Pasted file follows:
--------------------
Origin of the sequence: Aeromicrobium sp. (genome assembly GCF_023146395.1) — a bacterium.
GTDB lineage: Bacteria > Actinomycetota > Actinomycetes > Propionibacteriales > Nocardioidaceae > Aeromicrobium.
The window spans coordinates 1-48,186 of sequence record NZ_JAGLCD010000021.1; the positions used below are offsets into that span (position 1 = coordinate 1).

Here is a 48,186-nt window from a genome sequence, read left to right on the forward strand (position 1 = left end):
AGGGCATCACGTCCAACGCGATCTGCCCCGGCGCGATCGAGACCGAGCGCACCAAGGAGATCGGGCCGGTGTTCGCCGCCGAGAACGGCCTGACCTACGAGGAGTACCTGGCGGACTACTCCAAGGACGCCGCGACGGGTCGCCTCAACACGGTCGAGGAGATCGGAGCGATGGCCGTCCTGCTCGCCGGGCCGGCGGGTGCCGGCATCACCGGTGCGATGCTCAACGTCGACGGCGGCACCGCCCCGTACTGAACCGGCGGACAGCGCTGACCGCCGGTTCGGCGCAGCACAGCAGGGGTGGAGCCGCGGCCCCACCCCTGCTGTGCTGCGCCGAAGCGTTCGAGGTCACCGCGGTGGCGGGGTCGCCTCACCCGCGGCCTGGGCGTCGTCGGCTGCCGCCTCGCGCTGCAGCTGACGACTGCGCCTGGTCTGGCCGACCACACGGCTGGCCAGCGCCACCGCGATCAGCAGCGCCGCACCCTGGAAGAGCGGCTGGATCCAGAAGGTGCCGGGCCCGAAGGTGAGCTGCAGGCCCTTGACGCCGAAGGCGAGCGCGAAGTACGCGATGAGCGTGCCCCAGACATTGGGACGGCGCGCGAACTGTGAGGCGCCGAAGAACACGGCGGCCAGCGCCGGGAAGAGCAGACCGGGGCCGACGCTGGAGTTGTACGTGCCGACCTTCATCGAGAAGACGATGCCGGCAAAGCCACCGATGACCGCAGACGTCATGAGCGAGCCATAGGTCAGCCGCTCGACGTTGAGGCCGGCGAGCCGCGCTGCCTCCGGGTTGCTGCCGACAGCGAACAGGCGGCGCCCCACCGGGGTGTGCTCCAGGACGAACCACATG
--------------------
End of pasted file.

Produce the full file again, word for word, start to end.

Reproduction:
Origin of the sequence: Aeromicrobium sp. (genome assembly GCF_023146395.1) — a bacterium.
GTDB lineage: Bacteria > Actinomycetota > Actinomycetes > Propionibacteriales > Nocardioidaceae > Aeromicrobium.
The window spans coordinates 1-48,186 of sequence record NZ_JAGLCD010000021.1; the positions used below are offsets into that span (position 1 = coordinate 1).

Here is a 48,186-nt window from a genome sequence, read left to right on the forward strand (position 1 = left end):
AGGGCATCACGTCCAACGCGATCTGCCCCGGCGCGATCGAGACCGAGCGCACCAAGGAGATCGGGCCGGTGTTCGCCGCCGAGAACGGCCTGACCTACGAGGAGTACCTGGCGGACTACTCCAAGGACGCCGCGACGGGTCGCCTCAACACGGTCGAGGAGATCGGAGCGATGGCCGTCCTGCTCGCCGGGCCGGCGGGTGCCGGCATCACCGGTGCGATGCTCAACGTCGACGGCGGCACCGCCCCGTACTGAACCGGCGGACAGCGCTGACCGCCGGTTCGGCGCAGCACAGCAGGGGTGGAGCCGCGGCCCCACCCCTGCTGTGCTGCGCCGAAGCGTTCGAGGTCACCGCGGTGGCGGGGTCGCCTCACCCGCGGCCTGGGCGTCGTCGGCTGCCGCCTCGCGCTGCAGCTGACGACTGCGCCTGGTCTGGCCGACCACACGGCTGGCCAGCGCCACCGCGATCAGCAGCGCCGCACCCTGGAAGAGCGGCTGGATCCAGAAGGTGCCGGGCCCGAAGGTGAGCTGCAGGCCCTTGACGCCGAAGGCGAGCGCGAAGTACGCGATGAGCGTGCCCCAGACATTGGGACGGCGCGCGAACTGTGAGGCGCCGAAGAACACGGCGGCCAGCGCCGGGAAGAGCAGACCGGGGCCGACGCTGGAGTTGTACGTGCCGACCTTCATCGAGAAGACGATGCCGGCAAAGCCACCGATGACCGCAGACGTCATGAGCGAGCCATAGGTCAGCCGCTCGACGTTGAGGCCGGCGAGCCGCGCTGCCTCCGGGTTGCTGCCGACAGCGAACAGGCGGCGCCCCACCGGGGTGTGCTCCAGGACGAACCACATG